Walk is sporting the Creepy Guy in Van (i.e. a mustache that is only seen on men in windowless vans camped outside elementary schools or playgrounds.  God only knows how much candy he is hiding under that huge magician’s hat he’s wearing).


Lerch is sporting the Napoleon Dynamite (i.e. this mustache needs no explanation.  Lerch is what Napoleon Dynamite would look like if he was 33 and a professional baseball player.  I dare you to look at this picture and say, “I spent it with my uncle hunting wolverines!” without laughing).

Sal is sporting the Sal Fasano (i.e. once again, this needs no explanation).


Juan is sporting the Soul Glow (i.e. a mustache that is only able to live if sprayed with four gallons of Soul Glow per day).

- - - - -

Thanks to Connor for the post.

Union-Sporting Kansas City 5 things: Looking for back-to-back wins

Union-Sporting Kansas City 5 things: Looking for back-to-back wins

Union vs. Sporting Kansas City
7 p.m. on TCN, Pregame Live at 6:30

The Union kept afloat in the Eastern Conference playoff race last weekend by completing the season sweep of the Columbus Crew. Now, they have an opportunity to do something they’ve only done once this season — win back-to-back games. The Union (10-9-7) face Sporting Kansas City (11-11-5) Saturday night at Talen Energy Stadium.

Here are five things to know for the matchup.

1. Rookie power
In a surprising move, Union manager Jim Curtin tapped Josh Yaro and Fabian Herbers to accompany Keegan Rosenberry as starters on the road against the Crew.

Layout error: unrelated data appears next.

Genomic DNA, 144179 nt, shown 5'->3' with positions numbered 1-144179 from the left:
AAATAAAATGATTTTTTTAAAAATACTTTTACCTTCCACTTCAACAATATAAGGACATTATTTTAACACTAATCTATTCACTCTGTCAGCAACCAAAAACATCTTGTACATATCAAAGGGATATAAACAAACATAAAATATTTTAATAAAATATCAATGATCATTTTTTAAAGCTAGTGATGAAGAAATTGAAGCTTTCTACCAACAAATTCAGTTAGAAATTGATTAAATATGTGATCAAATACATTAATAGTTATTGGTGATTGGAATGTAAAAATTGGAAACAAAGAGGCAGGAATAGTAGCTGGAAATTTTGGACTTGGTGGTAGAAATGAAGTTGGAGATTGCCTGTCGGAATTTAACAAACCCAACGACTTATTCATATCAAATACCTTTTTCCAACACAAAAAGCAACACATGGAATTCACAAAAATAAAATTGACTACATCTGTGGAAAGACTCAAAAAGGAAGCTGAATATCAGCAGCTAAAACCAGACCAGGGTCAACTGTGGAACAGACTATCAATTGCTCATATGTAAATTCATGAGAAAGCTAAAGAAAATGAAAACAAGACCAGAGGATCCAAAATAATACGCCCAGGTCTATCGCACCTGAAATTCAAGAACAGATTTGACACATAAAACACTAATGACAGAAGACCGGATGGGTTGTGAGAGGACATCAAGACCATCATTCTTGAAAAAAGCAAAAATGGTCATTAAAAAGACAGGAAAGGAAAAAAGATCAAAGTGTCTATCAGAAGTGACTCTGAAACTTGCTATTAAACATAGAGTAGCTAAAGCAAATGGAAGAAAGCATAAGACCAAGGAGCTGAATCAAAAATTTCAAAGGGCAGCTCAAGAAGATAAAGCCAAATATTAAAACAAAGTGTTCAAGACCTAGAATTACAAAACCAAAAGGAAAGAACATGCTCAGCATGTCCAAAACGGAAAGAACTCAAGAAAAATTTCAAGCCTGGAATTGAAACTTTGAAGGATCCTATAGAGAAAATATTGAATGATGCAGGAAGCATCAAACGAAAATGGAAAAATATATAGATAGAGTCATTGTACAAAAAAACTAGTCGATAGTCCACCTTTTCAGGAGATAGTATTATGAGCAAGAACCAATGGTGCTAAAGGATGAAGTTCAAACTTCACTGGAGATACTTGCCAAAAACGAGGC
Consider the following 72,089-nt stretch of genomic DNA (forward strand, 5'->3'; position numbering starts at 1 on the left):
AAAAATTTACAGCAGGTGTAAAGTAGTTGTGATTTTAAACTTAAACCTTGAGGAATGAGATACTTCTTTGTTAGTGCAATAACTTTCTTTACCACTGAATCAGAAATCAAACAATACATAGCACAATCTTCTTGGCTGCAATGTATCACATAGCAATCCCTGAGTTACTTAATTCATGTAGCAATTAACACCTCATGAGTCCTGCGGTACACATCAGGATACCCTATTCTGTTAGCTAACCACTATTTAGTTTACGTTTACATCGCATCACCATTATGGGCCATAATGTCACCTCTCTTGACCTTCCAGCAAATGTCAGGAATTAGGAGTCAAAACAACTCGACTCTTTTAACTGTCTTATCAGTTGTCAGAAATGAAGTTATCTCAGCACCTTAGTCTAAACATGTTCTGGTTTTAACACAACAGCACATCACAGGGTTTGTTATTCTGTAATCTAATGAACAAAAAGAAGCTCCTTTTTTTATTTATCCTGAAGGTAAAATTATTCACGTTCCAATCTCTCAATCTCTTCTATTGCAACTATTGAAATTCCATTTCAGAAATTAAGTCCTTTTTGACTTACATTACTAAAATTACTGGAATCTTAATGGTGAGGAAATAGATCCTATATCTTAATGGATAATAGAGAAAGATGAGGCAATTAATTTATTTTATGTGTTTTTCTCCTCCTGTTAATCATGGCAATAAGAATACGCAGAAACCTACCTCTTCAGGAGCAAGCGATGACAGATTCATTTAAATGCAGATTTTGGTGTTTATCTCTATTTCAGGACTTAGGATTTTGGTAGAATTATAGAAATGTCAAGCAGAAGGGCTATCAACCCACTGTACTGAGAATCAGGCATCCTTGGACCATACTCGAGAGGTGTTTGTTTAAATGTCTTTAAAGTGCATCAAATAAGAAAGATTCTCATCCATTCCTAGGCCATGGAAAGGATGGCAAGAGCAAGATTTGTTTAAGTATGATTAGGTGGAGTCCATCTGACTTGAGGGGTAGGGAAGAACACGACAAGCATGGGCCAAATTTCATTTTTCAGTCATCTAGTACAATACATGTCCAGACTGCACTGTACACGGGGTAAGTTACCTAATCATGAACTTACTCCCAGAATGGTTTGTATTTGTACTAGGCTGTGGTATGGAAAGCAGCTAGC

And the 2016 MLS SuperDraft trio, starting for the first time together, didn’t disappoint. 

“If you were to tell me before the game started that we’d get goals from Herbers and Rosenberry, I would probably tell you you were a little crazy,” Curtin said. “But we’re happy for them. I think it’s a big step in a tough atmosphere.”

Herbers opened the scoring for the Union by powering home a deflection off his own original shot. The goal was followed by a Rosenberry game-winning goal from a Tranquillo Barnetta pass into the box. 

“For Keegan, for Josh, for Herbers to step up the way they did in what I would call a big boy game, I think it shows them growing as players,” Curtin said. “It’s a real game out there where a team is fighting and is desperate to make a playoff push, we had to be alert for 90 minutes.”

The three had such an impact on last Saturday’s match that Curtin is likely to go to the kids again against SKC. Herbers made the start in place of Ilsinho, who is currently fighting off a foot injury.

“We’re a club that trusts young players and believes in playing young players,” Curtin said. “They rewarded us.” 

2. Bedoya’s impact